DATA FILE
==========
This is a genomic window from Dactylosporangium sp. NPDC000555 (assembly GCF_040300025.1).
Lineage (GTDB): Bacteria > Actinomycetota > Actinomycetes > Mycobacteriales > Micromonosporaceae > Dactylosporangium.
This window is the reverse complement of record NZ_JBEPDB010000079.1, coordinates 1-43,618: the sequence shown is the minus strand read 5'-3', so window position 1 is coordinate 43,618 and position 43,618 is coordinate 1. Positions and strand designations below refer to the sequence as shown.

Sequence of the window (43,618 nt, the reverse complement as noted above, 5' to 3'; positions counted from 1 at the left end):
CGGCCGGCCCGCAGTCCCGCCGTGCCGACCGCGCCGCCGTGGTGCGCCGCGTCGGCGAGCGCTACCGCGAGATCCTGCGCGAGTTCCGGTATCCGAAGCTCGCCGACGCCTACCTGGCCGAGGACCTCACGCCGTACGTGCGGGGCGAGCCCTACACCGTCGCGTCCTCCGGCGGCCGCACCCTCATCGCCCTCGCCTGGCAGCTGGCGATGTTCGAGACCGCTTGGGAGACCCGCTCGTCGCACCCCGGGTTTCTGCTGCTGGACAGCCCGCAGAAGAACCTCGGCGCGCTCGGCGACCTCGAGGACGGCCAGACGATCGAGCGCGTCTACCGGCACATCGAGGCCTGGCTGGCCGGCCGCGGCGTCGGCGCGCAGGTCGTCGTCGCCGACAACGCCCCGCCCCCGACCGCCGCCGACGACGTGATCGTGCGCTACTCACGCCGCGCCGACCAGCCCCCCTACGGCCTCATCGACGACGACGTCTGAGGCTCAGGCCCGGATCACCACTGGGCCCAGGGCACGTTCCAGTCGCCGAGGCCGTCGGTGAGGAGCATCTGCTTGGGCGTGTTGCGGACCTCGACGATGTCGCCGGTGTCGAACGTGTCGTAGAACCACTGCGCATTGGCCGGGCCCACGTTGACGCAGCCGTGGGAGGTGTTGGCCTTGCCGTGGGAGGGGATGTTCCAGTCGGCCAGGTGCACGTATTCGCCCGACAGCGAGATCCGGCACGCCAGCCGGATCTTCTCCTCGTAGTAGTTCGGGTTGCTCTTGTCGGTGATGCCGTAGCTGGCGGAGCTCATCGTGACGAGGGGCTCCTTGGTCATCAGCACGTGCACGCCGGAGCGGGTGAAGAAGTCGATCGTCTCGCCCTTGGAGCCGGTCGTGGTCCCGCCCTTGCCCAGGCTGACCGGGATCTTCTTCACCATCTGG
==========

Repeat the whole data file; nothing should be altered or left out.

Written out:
This is a genomic window from Dactylosporangium sp. NPDC000555 (assembly GCF_040300025.1).
Lineage (GTDB): Bacteria > Actinomycetota > Actinomycetes > Mycobacteriales > Micromonosporaceae > Dactylosporangium.
This window is the reverse complement of record NZ_JBEPDB010000079.1, coordinates 1-43,618: the sequence shown is the minus strand read 5'-3', so window position 1 is coordinate 43,618 and position 43,618 is coordinate 1. Positions and strand designations below refer to the sequence as shown.

Sequence of the window (43,618 nt, the reverse complement as noted above, 5' to 3'; positions counted from 1 at the left end):
CGGCCGGCCCGCAGTCCCGCCGTGCCGACCGCGCCGCCGTGGTGCGCCGCGTCGGCGAGCGCTACCGCGAGATCCTGCGCGAGTTCCGGTATCCGAAGCTCGCCGACGCCTACCTGGCCGAGGACCTCACGCCGTACGTGCGGGGCGAGCCCTACACCGTCGCGTCCTCCGGCGGCCGCACCCTCATCGCCCTCGCCTGGCAGCTGGCGATGTTCGAGACCGCTTGGGAGACCCGCTCGTCGCACCCCGGGTTTCTGCTGCTGGACAGCCCGCAGAAGAACCTCGGCGCGCTCGGCGACCTCGAGGACGGCCAGACGATCGAGCGCGTCTACCGGCACATCGAGGCCTGGCTGGCCGGCCGCGGCGTCGGCGCGCAGGTCGTCGTCGCCGACAACGCCCCGCCCCCGACCGCCGCCGACGACGTGATCGTGCGCTACTCACGCCGCGCCGACCAGCCCCCCTACGGCCTCATCGACGACGACGTCTGAGGCTCAGGCCCGGATCACCACTGGGCCCAGGGCACGTTCCAGTCGCCGAGGCCGTCGGTGAGGAGCATCTGCTTGGGCGTGTTGCGGACCTCGACGATGTCGCCGGTGTCGAACGTGTCGTAGAACCACTGCGCATTGGCCGGGCCCACGTTGACGCAGCCGTGGGAGGTGTTGGCCTTGCCGTGGGAGGGGATGTTCCAGTCGGCCAGGTGCACGTATTCGCCCGACAGCGAGATCCGGCACGCCAGCCGGATCTTCTCCTCGTAGTAGTTCGGGTTGCTCTTGTCGGTGATGCCGTAGCTGGCGGAGCTCATCGTGACGAGGGGCTCCTTGGTCATCAGCACGTGCACGCCGGAGCGGGTGAAGAAGTCGATCGTCTCGCCCTTGGAGCCGGTCGTGGTCCCGCCCTTGCCCAGGCTGACCGGGATCTTCTTCACCATCTGG